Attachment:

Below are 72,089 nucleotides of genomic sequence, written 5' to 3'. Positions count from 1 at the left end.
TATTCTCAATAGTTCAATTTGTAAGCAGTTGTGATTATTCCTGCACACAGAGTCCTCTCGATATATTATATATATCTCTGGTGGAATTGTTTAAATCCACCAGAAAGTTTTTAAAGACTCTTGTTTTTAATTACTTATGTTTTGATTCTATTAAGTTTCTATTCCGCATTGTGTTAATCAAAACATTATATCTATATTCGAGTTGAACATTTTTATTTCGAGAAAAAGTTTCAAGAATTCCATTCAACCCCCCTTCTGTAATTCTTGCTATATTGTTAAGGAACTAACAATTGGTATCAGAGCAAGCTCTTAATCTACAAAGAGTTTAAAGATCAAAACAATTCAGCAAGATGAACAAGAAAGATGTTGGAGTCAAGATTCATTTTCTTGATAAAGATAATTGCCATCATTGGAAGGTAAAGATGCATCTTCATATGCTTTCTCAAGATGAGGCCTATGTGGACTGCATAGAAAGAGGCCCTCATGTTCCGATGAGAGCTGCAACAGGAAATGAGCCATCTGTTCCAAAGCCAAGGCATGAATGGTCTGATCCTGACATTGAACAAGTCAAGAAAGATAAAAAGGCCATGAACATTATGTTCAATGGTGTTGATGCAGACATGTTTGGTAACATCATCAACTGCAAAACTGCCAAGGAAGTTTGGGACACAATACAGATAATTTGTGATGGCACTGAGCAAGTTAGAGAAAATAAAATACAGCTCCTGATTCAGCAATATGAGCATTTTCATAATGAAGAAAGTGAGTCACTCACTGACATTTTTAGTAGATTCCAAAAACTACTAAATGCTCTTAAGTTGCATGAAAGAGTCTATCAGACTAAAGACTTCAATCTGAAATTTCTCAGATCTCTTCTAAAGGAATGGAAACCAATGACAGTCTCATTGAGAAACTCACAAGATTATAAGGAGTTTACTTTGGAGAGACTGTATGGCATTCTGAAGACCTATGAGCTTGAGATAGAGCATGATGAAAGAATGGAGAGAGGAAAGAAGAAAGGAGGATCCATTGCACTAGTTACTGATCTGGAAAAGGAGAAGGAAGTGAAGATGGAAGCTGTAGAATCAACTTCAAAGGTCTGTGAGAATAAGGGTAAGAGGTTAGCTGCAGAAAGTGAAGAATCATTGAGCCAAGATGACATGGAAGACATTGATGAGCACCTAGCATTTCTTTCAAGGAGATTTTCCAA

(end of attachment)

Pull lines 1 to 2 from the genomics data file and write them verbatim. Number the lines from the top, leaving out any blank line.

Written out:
Below are 72,089 nucleotides of genomic sequence, written 5' to 3'. Positions count from 1 at the left end.
TATTCTCAATAGTTCAATTTGTAAGCAGTTGTGATTATTCCTGCACACAGAGTCCTCTCGATATATTATATATATCTCTGGTGGAATTGTTTAAATCCACCAGAAAGTTTTTAAAGACTCTTGTTTTTAATTACTTATGTTTTGATTCTATTAAGTTTCTATTCCGCATTGTGTTAATCAAAACATTATATCTATATTCGAGTTGAACATTTTTATTTCGAGAAAAAGTTTCAAGAATTCCATTCAACCCCCCTTCTGTAATTCTTGCTATATTGTTAAGGAACTAACAATTGGTATCAGAGCAAGCTCTTAATCTACAAAGAGTTTAAAGATCAAAACAATTCAGCAAGATGAACAAGAAAGATGTTGGAGTCAAGATTCATTTTCTTGATAAAGATAATTGCCATCATTGGAAGGTAAAGATGCATCTTCATATGCTTTCTCAAGATGAGGCCTATGTGGACTGCATAGAAAGAGGCCCTCATGTTCCGATGAGAGCTGCAACAGGAAATGAGCCATCTGTTCCAAAGCCAAGGCATGAATGGTCTGATCCTGACATTGAACAAGTCAAGAAAGATAAAAAGGCCATGAACATTATGTTCAATGGTGTTGATGCAGACATGTTTGGTAACATCATCAACTGCAAAACTGCCAAGGAAGTTTGGGACACAATACAGATAATTTGTGATGGCACTGAGCAAGTTAGAGAAAATAAAATACAGCTCCTGATTCAGCAATATGAGCATTTTCATAATGAAGAAAGTGAGTCACTCACTGACATTTTTAGTAGATTCCAAAAACTACTAAATGCTCTTAAGTTGCATGAAAGAGTCTATCAGACTAAAGACTTCAATCTGAAATTTCTCAGATCTCTTCTAAAGGAATGGAAACCAATGACAGTCTCATTGAGAAACTCACAAGATTATAAGGAGTTTACTTTGGAGAGACTGTATGGCATTCTGAAGACCTATGAGCTTGAGATAGAGCATGATGAAAGAATGGAGAGAGGAAAGAAGAAAGGAGGATCCATTGCACTAGTTACTGATCTGGAAAAGGAGAAGGAAGTGAAGATGGAAGCTGTAGAATCAACTTCAAAGGTCTGTGAGAATAAGGGTAAGAGGTTAGCTGCAGAAAGTGAAGAATCATTGAGCCAAGATGACATGGAAGACATTGATGAGCACCTAGCATTTCTTTCAAGGAGATTTTCCAA